Tigers’ Scherzer emerges among AL’s best

After all the questions about his remarkable unbeaten streak –

and his own attempts to downplay it – Max Scherzer could finally

reflect a bit on the type of run most players will never

experience.

Sure, wins and losses aren’t always the best way to judge a

pitcher, but Scherzer was sure to savor those 13 straight victories

to start the season.

”It was fun. I mean, are you kidding me? Being undefeated, that

means your team is winning,” Scherzer said. ”To me, it wasn’t a

personal achievement, it was a team achievement, a reflection of my

record. For me, that was fun.”

Scherzer finally lost Saturday night, in his final start before

the All-Star break, but that rough outing did little to detract

from what the Detroit right-hander has accomplished over the last

year. On a staff that includes former MVP Justin Verlander,

Scherzer has earned a lot of the attention lately. At 28, he’s in

the prime of his career, and whether he starts Tuesday’s All-Star

game or not, he’s a big reason why the Tigers are in first place in

the AL Central.

”I’m doing everything I said I wanted to do,” he said. ”I’m

pitching deeper into games. I’m minimizing my walks. I’m generating

strikeouts at a high rate. … I’m doing a lot of things right.

Hopefully, I’m able to carry that into the second half.”

Scherzer had pitched just one full season in the majors when the

Tigers acquired him from Arizona before the 2010 season, part of a

three-team deal that sent Curtis Granderson from Detroit to the New

York Yankees. A former first-round draft pick, Scherzer was

inconsistent at first in the Motor City, but since the All-Star

break in 2012, he is 21-3 with a 2.99 ERA in 34 starts.

His 13-1 mark this year helped him emerge as perhaps the

favorite to start the All-Star game at Citi Field in New York –

although the fact that he pitched Saturday may limit his

availability.

”It would mean a lot,” Scherzer said. ”I just know how many

great pitchers there are in the game – the other pitchers who are

on top of their game right now, and how well they’re pitching. So,

if I get the nod over those guys, I mean, that’s a real nice

moment.”

Tigers manager Jim Leyland – who is picking the All-Star starter

since he’s managing the American League – traces some of Scherzer’s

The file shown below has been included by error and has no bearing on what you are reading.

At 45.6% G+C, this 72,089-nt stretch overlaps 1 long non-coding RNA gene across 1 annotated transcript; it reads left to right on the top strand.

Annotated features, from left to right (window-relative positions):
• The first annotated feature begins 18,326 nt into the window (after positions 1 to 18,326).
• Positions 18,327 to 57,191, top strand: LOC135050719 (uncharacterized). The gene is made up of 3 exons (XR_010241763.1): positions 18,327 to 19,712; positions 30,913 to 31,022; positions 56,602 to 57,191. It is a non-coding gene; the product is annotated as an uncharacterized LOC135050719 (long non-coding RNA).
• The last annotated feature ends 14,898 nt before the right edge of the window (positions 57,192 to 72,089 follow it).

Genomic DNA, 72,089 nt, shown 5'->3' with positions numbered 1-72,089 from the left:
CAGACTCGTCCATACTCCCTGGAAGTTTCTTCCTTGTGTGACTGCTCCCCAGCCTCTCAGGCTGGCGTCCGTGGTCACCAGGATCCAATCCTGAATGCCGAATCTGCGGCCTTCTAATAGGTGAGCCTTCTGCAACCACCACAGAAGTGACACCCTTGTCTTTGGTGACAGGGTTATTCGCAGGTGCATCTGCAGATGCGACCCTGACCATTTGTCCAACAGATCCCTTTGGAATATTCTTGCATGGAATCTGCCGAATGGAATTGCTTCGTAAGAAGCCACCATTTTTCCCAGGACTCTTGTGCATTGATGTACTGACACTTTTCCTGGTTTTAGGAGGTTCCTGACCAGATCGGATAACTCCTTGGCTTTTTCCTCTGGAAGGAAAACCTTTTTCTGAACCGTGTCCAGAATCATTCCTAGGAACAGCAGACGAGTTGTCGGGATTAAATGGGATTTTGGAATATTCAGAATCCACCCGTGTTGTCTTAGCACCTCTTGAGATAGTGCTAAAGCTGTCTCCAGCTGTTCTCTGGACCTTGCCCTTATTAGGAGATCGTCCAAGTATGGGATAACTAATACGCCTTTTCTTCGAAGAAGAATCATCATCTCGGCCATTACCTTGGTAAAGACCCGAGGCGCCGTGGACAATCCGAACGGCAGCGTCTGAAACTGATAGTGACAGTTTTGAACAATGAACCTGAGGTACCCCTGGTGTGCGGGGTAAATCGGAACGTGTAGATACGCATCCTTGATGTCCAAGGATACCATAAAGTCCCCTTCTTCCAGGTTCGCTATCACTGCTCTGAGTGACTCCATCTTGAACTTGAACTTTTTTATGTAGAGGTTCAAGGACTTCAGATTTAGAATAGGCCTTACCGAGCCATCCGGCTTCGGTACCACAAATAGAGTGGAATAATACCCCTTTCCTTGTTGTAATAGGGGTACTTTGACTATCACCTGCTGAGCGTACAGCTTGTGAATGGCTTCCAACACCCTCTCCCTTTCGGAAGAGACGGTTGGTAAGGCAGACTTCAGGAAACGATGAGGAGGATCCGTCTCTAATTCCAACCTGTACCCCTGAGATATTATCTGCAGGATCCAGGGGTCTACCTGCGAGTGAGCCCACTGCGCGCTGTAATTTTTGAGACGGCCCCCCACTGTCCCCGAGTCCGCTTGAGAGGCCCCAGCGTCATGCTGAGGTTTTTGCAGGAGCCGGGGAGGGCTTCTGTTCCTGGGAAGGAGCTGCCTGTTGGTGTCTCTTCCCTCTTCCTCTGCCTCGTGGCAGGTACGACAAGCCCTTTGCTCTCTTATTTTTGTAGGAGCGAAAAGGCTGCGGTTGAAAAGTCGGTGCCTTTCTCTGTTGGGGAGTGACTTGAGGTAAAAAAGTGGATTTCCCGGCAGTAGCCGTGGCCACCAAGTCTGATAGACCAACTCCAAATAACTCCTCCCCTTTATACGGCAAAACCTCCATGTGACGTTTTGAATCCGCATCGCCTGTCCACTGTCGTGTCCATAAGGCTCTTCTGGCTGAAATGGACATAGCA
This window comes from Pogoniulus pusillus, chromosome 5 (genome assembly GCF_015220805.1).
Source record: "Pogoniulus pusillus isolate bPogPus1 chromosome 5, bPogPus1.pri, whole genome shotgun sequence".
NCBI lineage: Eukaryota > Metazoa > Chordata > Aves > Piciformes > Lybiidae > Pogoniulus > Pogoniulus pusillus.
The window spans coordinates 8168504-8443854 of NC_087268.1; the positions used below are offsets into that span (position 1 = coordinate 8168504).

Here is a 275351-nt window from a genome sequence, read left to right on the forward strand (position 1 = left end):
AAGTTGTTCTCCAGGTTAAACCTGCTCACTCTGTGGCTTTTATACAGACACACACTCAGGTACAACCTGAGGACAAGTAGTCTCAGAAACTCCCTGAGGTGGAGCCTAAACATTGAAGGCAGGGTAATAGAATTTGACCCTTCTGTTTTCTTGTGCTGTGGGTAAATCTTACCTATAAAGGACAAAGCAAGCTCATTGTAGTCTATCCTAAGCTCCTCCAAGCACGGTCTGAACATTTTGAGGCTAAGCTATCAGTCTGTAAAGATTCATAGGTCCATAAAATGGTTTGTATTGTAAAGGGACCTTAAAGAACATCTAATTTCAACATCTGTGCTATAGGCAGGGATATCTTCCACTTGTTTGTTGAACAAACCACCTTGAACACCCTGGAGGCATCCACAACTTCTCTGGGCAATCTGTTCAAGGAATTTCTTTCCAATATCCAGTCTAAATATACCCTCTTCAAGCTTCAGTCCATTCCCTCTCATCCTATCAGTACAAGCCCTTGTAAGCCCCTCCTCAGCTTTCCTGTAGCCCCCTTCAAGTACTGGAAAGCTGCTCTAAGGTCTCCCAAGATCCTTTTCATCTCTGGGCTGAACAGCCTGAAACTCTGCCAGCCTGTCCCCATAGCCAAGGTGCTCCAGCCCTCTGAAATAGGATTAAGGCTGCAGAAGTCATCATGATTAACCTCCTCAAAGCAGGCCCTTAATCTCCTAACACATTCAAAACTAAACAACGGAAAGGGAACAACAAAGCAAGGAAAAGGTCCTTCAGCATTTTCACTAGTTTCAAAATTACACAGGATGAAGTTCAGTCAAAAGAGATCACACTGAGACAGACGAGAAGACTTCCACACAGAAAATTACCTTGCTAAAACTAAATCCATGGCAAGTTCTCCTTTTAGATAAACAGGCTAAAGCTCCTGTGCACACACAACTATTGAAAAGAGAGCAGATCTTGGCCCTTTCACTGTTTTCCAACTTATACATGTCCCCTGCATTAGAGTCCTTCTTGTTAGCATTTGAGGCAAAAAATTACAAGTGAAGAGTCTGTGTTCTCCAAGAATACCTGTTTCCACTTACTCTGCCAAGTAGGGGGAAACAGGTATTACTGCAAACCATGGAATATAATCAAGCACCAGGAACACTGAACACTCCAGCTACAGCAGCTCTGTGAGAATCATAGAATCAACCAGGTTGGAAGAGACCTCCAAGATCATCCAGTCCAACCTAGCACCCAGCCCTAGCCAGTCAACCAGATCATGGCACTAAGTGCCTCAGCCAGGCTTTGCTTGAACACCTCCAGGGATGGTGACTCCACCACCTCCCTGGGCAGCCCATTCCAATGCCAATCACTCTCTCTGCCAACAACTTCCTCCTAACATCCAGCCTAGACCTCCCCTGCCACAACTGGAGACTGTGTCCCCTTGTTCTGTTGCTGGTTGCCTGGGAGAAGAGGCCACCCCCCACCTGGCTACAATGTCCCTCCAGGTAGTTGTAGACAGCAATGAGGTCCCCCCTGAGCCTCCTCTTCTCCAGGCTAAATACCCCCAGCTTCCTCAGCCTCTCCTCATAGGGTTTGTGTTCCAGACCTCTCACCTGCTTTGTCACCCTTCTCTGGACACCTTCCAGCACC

growth to the 6-foot-3 right-hander’s first season with Detroit. He

was sent to the minors for a couple weeks in May 2010 after a poor

start to the season. Scherzer returned around the end of that month

and posted a 2.46 ERA the rest of the way.

”It’s not punishment when people are sent down,” Leyland said.

”I think the best part of the message is, when you get sent down,

if you go down there with the right attitude and agenda and a

purpose, sometimes it can work out pretty good for you.”

Although Scherzer was sharp for the rest of 2010 and won 15

games the following year, there was still a sense that he was

capable of more. His next big step came down the stretch last

season.

Scherzer is a believer in some of baseball’s advanced metrics

that have started working their way into the mainstream – and his

2012 season was a good example of how traditional numbers don’t

always tell the whole story. At the end of May, he had a 5.55 ERA,

but his strikeout rate was strong. He was allowing a .395 average

on balls in play – a number likely to decrease if his luck would

improve.

He looked like a second-half breakout candidate, and sure

enough, by the end of the year, Scherzer’s ERA was down to 3.74. He

finished second in the majors in strikeouts behind Verlander and

helped the Tigers win the division and AL pennant.

”Everybody asks me about the sabermetrics. They work over the

long term. They work at determining what generates success.

Obviously, it’s generating swing-and-misses, minimizing walks and

finding a way to keep the ball on the ground,” Scherzer said.

”But at the end of the day, none of that plays when you go out on

the mound. It’s all about the scouting reports and pitch

execution.”

Scherzer has pitched amid personal tragedy. He has not said much

publicly about the death of his brother last season, but it has

obviously been a difficult time for his family.

Scherzer is known around the clubhouse for his smart, outgoing

personality – and his willingness to engage teammates in

good-natured debate about pretty much any sport he can think

of.

”He’s the president of all pools. The March Madness, NBA

Finals, the golf, Kentucky Derby – any kind of Derby, anything,”

outfielder Torii Hunter said. ”Hot dog-eating contest. I mean, he

has a bracket for everything, and it’s perfect.

”Scherzer is definitely one of the smart guys in the clubhouse

who can run things, but he’s a lot of fun. He’s funny, he’s always

keeping the guys interacting.”

Scherzer’s focus on process helped keep him grounded as his

undefeated streak grew. He was 13-0 before Saturday’s loss to

Texas, but run support plays a significant role in that, and he was

careful not to make too much of his sparkling win-loss record.

”People love `counting numbers,”’ Scherzer said. ”A lot of

people don’t try to give credit when you don’t have `counting

numbers’ – it is what it is.”

Although Scherzer’s record has stood out, it’s far from the only

reason he made the All-Star team for the first time.

That honor was years in the making.

”That’s going to be a blast, especially as my first one,” he

said. ”You always worked hard to put yourself in a position to be

there, and finally it’s happened for me. I can’t wait to go.”